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Balance yourself balance your relationship this Valentine's Day

psychotherapy, anxiety, depression, goal setting, psychotherapist, psychotherapy, weston, florida, children psychotherapist, education, Anxiety, Fears, Phobias, Kids, Children, Psychotherapist, Counseling, depression

Balance yourself and your relationship this Valentine’s Day

 psychotherapy, anxiety, depression, goal setting, psychotherapist, psychotherapy, weston, florida, children psychotherapist, education, Anxiety, Fears, Phobias, Kids, Children, Psychotherapist, Counseling, depression

By Valeria Vila, MA, BEd, LMHC


People find meaning and purpose within their lives through relationships with others. Among the most important relationships one can have, romantic interactions are very significant. Certainly, not one day of the year is more symbolic of amorous relationships, than Valentine's Day.

In the romantic month of February, couples all around the world celebrate Valentine’s Day. Throughout the course of the so called “love month” expectations to improve relationships arise. Couples hope February 14th to be a celebration with affection amongst each other. Lovers exchange cards, chocolates, and often gift baskets, that contain meaningful objects to their partner that say not only, “I love you”, but also, “I know what you like.” Like every day and every celebration, we have the opportunity to learn and improve. On this passionate month, I invite you to balance yourself in order to balance your relationship and be able to rejoice a special Valentine’s Day.

Some couples, enjoy a mature relationship with an open communication, and a balanced interaction. This allows them to grow affectively, to set common goals, to enjoy the time together, and to plan future projects.


In the contrary, other couples live in recurrent disagreement, misunderstandings, and constant verbal abuse. They are incapable of enjoying themselves; they lack common goals and eventually, the gap between them grows progressively.

All throughout my practice I often hear: “He has the power to unbalance me, before I realize it, I find myself screaming and fighting”, “We never have a full week of peace, there are always arguments or disagreements”, “She says things certain ways, and her attitude always triggers a fight.”

Why do certain people react to the others attitude? Why do they give the other person the power to affect our own balance?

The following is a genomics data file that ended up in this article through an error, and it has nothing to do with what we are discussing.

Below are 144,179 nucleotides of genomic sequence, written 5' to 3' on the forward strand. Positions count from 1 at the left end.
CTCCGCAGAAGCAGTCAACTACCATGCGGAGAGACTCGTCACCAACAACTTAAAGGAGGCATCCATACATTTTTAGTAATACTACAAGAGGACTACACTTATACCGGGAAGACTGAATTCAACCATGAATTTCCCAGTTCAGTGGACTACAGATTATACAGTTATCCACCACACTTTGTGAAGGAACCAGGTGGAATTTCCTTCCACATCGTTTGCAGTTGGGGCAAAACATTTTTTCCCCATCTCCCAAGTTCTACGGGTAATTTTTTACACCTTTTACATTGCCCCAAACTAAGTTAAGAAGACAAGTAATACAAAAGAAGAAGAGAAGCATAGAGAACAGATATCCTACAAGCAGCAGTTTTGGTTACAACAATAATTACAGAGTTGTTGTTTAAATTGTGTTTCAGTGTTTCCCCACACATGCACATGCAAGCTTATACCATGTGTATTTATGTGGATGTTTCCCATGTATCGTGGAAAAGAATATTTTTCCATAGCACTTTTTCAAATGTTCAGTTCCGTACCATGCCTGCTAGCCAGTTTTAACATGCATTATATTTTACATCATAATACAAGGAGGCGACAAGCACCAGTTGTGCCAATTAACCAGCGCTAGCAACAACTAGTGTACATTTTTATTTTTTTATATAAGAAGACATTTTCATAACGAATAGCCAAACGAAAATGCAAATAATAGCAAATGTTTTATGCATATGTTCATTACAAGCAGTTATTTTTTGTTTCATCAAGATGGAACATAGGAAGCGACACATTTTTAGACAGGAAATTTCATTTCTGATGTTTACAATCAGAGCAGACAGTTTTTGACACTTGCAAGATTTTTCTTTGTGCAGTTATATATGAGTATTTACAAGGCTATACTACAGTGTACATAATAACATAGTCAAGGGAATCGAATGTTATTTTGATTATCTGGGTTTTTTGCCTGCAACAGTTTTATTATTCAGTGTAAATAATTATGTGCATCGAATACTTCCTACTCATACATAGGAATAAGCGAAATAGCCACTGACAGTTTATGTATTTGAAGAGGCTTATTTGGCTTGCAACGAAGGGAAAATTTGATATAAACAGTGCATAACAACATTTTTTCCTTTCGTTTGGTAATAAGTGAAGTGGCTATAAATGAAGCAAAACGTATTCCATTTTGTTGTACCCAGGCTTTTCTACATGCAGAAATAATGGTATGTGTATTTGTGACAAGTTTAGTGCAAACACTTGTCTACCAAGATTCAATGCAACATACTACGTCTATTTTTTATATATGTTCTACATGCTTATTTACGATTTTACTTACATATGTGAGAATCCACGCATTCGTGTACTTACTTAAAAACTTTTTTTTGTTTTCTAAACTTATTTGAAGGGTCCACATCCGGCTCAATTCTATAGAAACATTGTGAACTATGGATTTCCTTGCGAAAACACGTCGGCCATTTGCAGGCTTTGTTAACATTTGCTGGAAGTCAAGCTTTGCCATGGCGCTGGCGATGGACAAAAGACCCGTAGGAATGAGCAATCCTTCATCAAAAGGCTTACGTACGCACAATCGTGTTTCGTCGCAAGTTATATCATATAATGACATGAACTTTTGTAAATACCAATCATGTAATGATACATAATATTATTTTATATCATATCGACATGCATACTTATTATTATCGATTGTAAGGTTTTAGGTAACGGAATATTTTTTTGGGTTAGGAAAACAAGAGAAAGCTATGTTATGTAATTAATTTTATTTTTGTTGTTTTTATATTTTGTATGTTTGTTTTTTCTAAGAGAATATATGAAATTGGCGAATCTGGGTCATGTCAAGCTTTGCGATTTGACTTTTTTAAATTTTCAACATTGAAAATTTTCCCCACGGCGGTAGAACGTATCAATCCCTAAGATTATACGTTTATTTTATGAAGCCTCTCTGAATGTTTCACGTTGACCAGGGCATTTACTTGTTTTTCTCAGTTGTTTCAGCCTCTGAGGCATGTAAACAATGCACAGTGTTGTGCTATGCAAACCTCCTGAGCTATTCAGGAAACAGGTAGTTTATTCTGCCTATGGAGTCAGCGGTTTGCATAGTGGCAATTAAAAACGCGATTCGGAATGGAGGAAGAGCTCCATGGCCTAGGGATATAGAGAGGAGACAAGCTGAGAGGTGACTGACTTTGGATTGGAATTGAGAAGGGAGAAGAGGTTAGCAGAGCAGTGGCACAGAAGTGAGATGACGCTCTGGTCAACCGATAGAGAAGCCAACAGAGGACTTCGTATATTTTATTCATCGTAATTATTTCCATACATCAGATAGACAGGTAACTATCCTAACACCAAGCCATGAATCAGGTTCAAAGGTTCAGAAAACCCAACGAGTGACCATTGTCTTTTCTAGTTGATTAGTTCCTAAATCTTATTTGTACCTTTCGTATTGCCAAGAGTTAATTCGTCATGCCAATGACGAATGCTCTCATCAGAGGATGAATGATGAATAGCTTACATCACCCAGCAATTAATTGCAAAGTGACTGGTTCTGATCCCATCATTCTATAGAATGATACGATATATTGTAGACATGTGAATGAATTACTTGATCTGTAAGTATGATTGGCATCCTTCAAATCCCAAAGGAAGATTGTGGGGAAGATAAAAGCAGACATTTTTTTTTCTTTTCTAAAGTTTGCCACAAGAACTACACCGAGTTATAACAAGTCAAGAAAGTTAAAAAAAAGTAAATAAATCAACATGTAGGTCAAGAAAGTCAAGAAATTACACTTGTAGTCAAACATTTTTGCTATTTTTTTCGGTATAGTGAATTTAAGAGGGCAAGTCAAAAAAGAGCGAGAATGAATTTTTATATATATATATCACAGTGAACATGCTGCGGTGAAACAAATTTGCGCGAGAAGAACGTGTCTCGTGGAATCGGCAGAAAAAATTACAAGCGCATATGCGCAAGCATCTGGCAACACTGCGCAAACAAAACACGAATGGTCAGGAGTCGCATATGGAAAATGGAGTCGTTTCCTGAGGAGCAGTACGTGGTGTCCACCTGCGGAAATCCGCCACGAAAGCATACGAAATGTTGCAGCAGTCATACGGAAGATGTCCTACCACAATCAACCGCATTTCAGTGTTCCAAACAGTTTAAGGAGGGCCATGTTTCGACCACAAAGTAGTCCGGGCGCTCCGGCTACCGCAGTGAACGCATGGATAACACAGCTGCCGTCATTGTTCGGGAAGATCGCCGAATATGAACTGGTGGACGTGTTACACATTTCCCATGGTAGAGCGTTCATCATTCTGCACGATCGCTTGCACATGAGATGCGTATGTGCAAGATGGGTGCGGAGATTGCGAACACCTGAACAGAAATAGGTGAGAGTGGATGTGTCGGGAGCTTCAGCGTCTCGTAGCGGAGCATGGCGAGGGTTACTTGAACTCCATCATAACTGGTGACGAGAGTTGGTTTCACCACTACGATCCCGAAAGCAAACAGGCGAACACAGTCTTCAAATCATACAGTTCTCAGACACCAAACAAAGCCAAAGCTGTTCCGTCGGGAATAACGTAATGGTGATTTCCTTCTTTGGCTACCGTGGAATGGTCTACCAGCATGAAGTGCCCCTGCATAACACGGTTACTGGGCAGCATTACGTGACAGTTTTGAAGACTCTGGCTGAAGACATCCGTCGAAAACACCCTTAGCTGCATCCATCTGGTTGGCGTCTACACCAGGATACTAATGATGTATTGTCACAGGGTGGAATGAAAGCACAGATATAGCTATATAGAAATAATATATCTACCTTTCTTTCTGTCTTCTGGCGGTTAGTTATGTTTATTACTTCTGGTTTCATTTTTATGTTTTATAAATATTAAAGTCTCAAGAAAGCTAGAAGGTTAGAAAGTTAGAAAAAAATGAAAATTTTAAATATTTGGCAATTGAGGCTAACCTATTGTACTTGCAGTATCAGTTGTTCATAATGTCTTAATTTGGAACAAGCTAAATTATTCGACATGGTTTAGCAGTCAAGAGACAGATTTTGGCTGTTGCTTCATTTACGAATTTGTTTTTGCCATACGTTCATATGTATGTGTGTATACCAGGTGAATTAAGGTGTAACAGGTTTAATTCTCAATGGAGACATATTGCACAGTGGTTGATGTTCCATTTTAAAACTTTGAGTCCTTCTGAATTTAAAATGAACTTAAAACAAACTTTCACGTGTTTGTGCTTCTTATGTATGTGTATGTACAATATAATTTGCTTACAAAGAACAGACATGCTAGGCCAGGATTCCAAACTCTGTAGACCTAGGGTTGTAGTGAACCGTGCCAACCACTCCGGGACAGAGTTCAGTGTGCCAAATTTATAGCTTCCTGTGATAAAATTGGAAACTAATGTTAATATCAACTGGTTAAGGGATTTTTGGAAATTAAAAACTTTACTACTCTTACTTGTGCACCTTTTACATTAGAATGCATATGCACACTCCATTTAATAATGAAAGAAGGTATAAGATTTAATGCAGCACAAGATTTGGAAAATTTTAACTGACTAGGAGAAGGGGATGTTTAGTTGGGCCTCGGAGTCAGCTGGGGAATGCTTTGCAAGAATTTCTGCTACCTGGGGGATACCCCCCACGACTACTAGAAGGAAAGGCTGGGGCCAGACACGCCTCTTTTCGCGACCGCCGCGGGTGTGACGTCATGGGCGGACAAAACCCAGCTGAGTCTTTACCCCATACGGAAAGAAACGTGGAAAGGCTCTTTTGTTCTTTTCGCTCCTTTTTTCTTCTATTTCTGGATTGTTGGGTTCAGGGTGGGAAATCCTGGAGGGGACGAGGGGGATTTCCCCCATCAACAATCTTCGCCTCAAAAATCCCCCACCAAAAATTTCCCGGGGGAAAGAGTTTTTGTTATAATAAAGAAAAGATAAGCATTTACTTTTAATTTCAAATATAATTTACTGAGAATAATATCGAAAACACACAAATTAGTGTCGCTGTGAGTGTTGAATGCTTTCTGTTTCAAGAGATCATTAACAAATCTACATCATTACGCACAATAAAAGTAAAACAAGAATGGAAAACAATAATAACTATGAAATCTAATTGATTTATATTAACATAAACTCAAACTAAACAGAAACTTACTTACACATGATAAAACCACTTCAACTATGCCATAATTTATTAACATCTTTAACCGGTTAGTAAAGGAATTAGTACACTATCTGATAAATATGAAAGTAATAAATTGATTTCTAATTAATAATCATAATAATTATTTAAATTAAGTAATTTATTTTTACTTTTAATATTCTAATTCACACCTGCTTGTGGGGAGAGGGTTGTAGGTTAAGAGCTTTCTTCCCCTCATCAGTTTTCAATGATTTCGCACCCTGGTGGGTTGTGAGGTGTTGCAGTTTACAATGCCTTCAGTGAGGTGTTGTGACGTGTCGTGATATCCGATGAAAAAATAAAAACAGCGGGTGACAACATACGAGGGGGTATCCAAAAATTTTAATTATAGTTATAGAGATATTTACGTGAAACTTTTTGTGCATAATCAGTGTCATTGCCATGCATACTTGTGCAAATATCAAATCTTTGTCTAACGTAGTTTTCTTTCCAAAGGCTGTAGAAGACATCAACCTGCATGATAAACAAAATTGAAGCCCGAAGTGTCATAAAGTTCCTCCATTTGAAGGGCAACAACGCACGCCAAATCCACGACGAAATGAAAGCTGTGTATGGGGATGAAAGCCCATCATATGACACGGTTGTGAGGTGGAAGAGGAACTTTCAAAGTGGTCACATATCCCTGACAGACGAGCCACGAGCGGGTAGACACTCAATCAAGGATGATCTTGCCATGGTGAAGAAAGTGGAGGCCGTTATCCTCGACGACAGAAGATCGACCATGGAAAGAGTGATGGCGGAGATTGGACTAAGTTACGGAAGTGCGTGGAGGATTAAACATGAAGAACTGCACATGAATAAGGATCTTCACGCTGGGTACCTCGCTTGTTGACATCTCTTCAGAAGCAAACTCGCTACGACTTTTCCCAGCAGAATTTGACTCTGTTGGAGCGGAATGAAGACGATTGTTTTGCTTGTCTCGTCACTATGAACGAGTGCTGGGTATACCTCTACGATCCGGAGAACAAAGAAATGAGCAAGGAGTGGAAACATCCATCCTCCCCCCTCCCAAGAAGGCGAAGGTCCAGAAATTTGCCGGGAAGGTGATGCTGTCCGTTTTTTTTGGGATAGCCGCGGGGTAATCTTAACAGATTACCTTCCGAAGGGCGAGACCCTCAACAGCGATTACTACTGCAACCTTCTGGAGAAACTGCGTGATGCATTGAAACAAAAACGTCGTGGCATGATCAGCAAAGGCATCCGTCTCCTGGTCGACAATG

Imagine yourself watching a movie. The movie can be watched by you alone or with a group of people.  Certainly, the sensation will be different in each case. If let’s say, it is scary movie and you do decide to invite a group of people, as you are watching the movie, they will be screaming therefore, the movie will scare you even more. Just like, funny scenes seem funnier when others laugh along with you.

Now the question is: Are emotions contagious?

Undoubtedly, the power to spread emotions does exist. This most often happens within couple relationships. You don’t need to be around a lot of people to feel an emotional influence. This is why, within a couple, when one person starts afflicting the other emotionally, the other starts doing it too, and a negative spiral begins. This eventually grows and worsens the problem instead of solving it.

For instance, Pam claims to be negatively provoked by her partner Scott, she feels he doesn’t back her up and support her in her decisions. Pam promptly feels agitated and frustrated.  Tired of the repeating sentiment of lack of support, and once again reviving a negative experience, she starts to cry out accusing him of not loving her. As he begins to respond to her accusations, Pam interrupts him, and keeps screaming. At the same time, Scott start to feel agitated and escalates to Pam’s level of agitation; they both soon start blaming each other and this progresses to an emotional counteractive ping-pong match.

When couples fall in this game of mutual unbalancing, they begin to develop a defensive attitude that gradually replaces effective communication.

Does this pattern sound familiar to you?

If the answer is yes, start by regulating yourself first. When you start feeling negative emotions, and your partner is in balance, he or she will be able to pass his or her positive emotions to you. Just like when a calmed mother brings calm back to a crying baby.

The goal is to practice self balance, to avoid interactions where both partners pass negative emotions between each other.

Be aware of the way you talk to yourself, and try to remain centered. Track your body’s reactions, relax your muscles and analyze your ability of handling stress.

Once you are able to attain self balance you will certainly be able to convey only your positive emotions to your partner, and both of you will enjoy not only a romantic Valentine’s Day but a long lasting healthy relationship.

 Valeria Vilar, MA, BEd,  LMHC, is the Clinical Director of Open Psychotherapy & Wellness Center. The center is located at the Weston Town Center since 1998.  Additional information, can be reached at (954) 385-9550, and This email address is being protected from spambots. You need JavaScript enabled to view it. or by visiting 

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